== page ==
The Wallet Monitor study from market researcher IMRB International interviewed housewives aged 25 to 55, covering 36,000 households in 190 cities, and found that for most categories the share of expenditure had remained steady from 2013 to 2014.

But the share of household expenditure on food and groceries had declined from 40% to 36%, and that of household products had dipped from 6% to 5%, leaving them with more to spend in other areas.

Much of that was going on education, however, where the share of spending had leapt from 15% to 21%.

At the same time "lifestyle" spending on entertainment and eating out held steady at 4%, as did that on personal care at 5%. This, said Deepa Mathew, group business director at IMRB International, was indicative of their attitude.

"Priorities remained clear," she told Live Mint. "They don't want to compromise on an aspirational lifestyle."

Some consumers reported buying cheaper brands in order to make their budgets go further, and while they continued to eat out and go to the cinema they were doing so less often than before.

The proportion eating out at restaurants at least once a month, for example, fell from 22% in 2013 to 18% in 2014. A similar decline was evident at fast food outlets, where the proportion had fallen from 34% to 30%.

These figures are reflected in the performance of international restaurant brands which have struggled to maintain sales growth and have turned to discounts to attract customers.

In general, expenditure on non-food items has been rising every year as incomes have grown – by 46% between 2010 and 2014 – leaving more to spend after meeting basic needs.

One leading retailer expected that spending on categories such as leisure, services and healthcare would grow faster than that on food and groceries over the next five years.

Data sourced from Live Mint; additional content by Warc staff


Authenticity key for Carhartt

6 May 2015
CHICAGO: Carhartt, the workwear manufacturer, believes only featuring real "hard-working people" in its marketing is as important for its brand as sports companies using actual athletes as their official ambassadors.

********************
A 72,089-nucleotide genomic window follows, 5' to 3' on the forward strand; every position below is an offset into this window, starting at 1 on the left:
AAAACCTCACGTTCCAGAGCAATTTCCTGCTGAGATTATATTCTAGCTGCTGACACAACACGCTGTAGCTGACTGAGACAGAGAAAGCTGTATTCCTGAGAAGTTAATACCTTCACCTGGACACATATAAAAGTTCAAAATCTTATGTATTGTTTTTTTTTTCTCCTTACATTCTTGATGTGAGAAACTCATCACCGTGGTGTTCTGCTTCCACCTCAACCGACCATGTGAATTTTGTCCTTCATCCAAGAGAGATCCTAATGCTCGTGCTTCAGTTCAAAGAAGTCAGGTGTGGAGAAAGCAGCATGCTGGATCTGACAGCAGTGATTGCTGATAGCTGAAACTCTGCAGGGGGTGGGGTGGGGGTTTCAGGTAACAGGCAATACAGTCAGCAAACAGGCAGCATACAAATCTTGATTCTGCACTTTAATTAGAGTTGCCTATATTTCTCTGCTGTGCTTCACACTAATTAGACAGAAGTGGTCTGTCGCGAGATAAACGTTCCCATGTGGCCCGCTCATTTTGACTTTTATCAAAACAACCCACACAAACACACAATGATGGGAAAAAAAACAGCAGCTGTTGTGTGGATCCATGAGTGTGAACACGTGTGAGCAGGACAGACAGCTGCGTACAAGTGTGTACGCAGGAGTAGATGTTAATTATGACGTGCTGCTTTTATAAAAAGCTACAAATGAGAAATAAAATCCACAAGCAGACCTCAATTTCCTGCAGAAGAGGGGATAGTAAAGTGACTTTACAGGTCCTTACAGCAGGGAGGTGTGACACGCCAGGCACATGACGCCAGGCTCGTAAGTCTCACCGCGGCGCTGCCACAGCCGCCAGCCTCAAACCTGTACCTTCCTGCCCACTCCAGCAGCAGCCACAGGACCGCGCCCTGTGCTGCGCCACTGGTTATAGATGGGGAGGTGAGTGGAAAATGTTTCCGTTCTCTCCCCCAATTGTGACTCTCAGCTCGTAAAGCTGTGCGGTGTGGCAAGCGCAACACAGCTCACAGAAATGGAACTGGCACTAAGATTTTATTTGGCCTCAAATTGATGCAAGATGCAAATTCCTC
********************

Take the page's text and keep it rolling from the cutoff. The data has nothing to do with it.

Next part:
Tony Ambroza, Carhartt's svp/marketing, drilled down into this subject at IEG's 2015 Sponsorship conference in Chicago.

"You don't use a fake athlete to market to athletes," he said. (For more, including details of an unusual brand extension that boosted the firm's position, read Warc's report: Carhartt: from workwear brand to craft brewer.)

"Why on earth would I use a fake worker – who's going to hold the hammer wrong, use the wrong sledgehammer or do something maybe that wouldn't meet certain standards – for the way that we want to tell our stories?"

The traditional Carhartt customer, he asserted, enjoys the "4Bs" – namely, "beef, barbecue, buddies and beer" – and is resistant to disingenuous marketing.

And as a brand focused on construction workers, loggers, welders and other people engaged in the demanding jobs that keep America moving, authenticity is a fundamental part of the organisation's core proposition.

"Our conviction is simple: we believe in hard work. And that belief is what inspires us. It's what drives our creative," Ambroza said.

"We capture the real essence of what our consumer is doing in our beliefs and everything we create."

Such a conviction informs Carhartt's underlying mission, too – that is, becoming the "uniform for any man or woman that chooses to take on any rugged corner of the earth".

And, Ambroza suggested, various trends observable in the wider consumer marketplace have brought Carhartt's ideals back into fashion – both attitudinally and when discussing apparel.

"We talk in a way about our consumer that's reverent. And the beautiful thing that we're learning is more and more people are embracing this," he said.

"People are celebrating the craftsmen. And fortunately Cahartt's been doing it since Hamilton Carhartt founded it."

Data sourced from Warc


Context requires anthropological input

5 May 2015
LONDON: Media planners placing contextual ads should look beyond established parameters and consider how anthropological learnings can enable them to use their budgets more effectively, an industry figure has said.

Tom Laranjo, managing director at Total Media, argued in Admap that when it comes to contextual advertising – the focus of the current issue – marketers have focused on the "four pillars" of time, location, device and content, but neglected anthropology.

Advertising technology now enables them to deliver better targeted, more relevant content at the right time to receptive consumers, but while this was once regarded as the holy grail for media planners, it is no longer enough.

Brands now need to consider not just when people consume information, but how they use it, the value they assign it, how they share, and more: "We shape our interactions with [digital] to our own preferences," Laranjo noted.

And one lesson media planners can take from this, he advised, is to treat the vogue for multiscreening with caution.

Humans can shift between tasks but can only concentrate on one cognitive function at a time, he said; attempting to genuinely multitask is thus likely to result in reduced focus and ability to remember.

Accordingly, he recommended directing media spend to those areas where the target audience was less distracted. As regards his own work, "We do not leverage tri-screening behaviour unless we can see a benefit," he stated.

The possibilities location offers for contextual ads are clear, but Laranjo cautioned that "not all locations are equal", as people may react differently to the same message depending on where they receive it.